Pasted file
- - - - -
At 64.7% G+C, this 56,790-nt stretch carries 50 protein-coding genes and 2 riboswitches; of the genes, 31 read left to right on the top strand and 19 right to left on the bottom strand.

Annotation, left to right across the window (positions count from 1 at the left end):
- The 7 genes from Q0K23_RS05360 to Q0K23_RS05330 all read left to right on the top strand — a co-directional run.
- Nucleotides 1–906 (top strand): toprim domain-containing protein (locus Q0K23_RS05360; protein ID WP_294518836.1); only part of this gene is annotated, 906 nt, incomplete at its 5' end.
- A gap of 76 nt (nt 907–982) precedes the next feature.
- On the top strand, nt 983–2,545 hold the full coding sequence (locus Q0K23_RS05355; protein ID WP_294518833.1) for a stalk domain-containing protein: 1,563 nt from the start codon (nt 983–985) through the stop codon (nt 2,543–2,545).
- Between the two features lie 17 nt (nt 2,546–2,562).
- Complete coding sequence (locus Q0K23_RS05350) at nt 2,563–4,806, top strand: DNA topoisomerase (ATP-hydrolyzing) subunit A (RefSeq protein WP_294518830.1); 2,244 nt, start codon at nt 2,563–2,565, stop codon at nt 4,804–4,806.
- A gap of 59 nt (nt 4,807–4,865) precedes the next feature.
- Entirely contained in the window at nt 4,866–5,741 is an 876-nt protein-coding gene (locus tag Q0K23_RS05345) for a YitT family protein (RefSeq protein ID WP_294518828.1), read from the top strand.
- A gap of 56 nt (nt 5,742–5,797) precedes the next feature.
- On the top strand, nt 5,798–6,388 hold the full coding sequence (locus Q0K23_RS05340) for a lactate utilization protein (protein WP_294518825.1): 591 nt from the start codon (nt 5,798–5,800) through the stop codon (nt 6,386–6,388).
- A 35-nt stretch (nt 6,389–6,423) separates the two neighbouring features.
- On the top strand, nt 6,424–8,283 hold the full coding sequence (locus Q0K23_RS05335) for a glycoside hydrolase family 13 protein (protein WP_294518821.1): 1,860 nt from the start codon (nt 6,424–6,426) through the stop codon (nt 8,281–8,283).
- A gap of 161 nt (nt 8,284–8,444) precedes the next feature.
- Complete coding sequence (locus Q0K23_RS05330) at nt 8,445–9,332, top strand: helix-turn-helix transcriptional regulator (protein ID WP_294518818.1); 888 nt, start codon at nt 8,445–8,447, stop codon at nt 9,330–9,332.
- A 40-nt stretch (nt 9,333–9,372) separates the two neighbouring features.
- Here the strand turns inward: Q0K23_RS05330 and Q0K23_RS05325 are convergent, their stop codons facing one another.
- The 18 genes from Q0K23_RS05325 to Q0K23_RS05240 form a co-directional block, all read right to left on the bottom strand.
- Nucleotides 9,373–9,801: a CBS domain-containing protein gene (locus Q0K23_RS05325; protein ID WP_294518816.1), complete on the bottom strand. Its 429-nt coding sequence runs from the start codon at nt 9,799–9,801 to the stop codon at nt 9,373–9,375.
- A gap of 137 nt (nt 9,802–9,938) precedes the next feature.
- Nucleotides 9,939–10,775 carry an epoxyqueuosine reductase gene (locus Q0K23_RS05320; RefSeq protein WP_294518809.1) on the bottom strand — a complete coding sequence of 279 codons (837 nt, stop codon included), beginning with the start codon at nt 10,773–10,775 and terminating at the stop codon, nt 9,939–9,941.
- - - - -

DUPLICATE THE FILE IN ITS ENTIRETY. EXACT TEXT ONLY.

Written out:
At 64.7% G+C, this 56,790-nt stretch carries 50 protein-coding genes and 2 riboswitches; of the genes, 31 read left to right on the top strand and 19 right to left on the bottom strand.

Annotation, left to right across the window (positions count from 1 at the left end):
- The 7 genes from Q0K23_RS05360 to Q0K23_RS05330 all read left to right on the top strand — a co-directional run.
- Nucleotides 1–906 (top strand): toprim domain-containing protein (locus Q0K23_RS05360; protein ID WP_294518836.1); only part of this gene is annotated, 906 nt, incomplete at its 5' end.
- A gap of 76 nt (nt 907–982) precedes the next feature.
- On the top strand, nt 983–2,545 hold the full coding sequence (locus Q0K23_RS05355; protein ID WP_294518833.1) for a stalk domain-containing protein: 1,563 nt from the start codon (nt 983–985) through the stop codon (nt 2,543–2,545).
- Between the two features lie 17 nt (nt 2,546–2,562).
- Complete coding sequence (locus Q0K23_RS05350) at nt 2,563–4,806, top strand: DNA topoisomerase (ATP-hydrolyzing) subunit A (RefSeq protein WP_294518830.1); 2,244 nt, start codon at nt 2,563–2,565, stop codon at nt 4,804–4,806.
- A gap of 59 nt (nt 4,807–4,865) precedes the next feature.
- Entirely contained in the window at nt 4,866–5,741 is an 876-nt protein-coding gene (locus tag Q0K23_RS05345) for a YitT family protein (RefSeq protein ID WP_294518828.1), read from the top strand.
- A gap of 56 nt (nt 5,742–5,797) precedes the next feature.
- On the top strand, nt 5,798–6,388 hold the full coding sequence (locus Q0K23_RS05340) for a lactate utilization protein (protein WP_294518825.1): 591 nt from the start codon (nt 5,798–5,800) through the stop codon (nt 6,386–6,388).
- A 35-nt stretch (nt 6,389–6,423) separates the two neighbouring features.
- On the top strand, nt 6,424–8,283 hold the full coding sequence (locus Q0K23_RS05335) for a glycoside hydrolase family 13 protein (protein WP_294518821.1): 1,860 nt from the start codon (nt 6,424–6,426) through the stop codon (nt 8,281–8,283).
- A gap of 161 nt (nt 8,284–8,444) precedes the next feature.
- Complete coding sequence (locus Q0K23_RS05330) at nt 8,445–9,332, top strand: helix-turn-helix transcriptional regulator (protein ID WP_294518818.1); 888 nt, start codon at nt 8,445–8,447, stop codon at nt 9,330–9,332.
- A 40-nt stretch (nt 9,333–9,372) separates the two neighbouring features.
- Here the strand turns inward: Q0K23_RS05330 and Q0K23_RS05325 are convergent, their stop codons facing one another.
- The 18 genes from Q0K23_RS05325 to Q0K23_RS05240 form a co-directional block, all read right to left on the bottom strand.
- Nucleotides 9,373–9,801: a CBS domain-containing protein gene (locus Q0K23_RS05325; protein ID WP_294518816.1), complete on the bottom strand. Its 429-nt coding sequence runs from the start codon at nt 9,799–9,801 to the stop codon at nt 9,373–9,375.
- A gap of 137 nt (nt 9,802–9,938) precedes the next feature.
- Nucleotides 9,939–10,775 carry an epoxyqueuosine reductase gene (locus Q0K23_RS05320; RefSeq protein WP_294518809.1) on the bottom strand — a complete coding sequence of 279 codons (837 nt, stop codon included), beginning with the start codon at nt 10,773–10,775 and terminating at the stop codon, nt 9,939–9,941.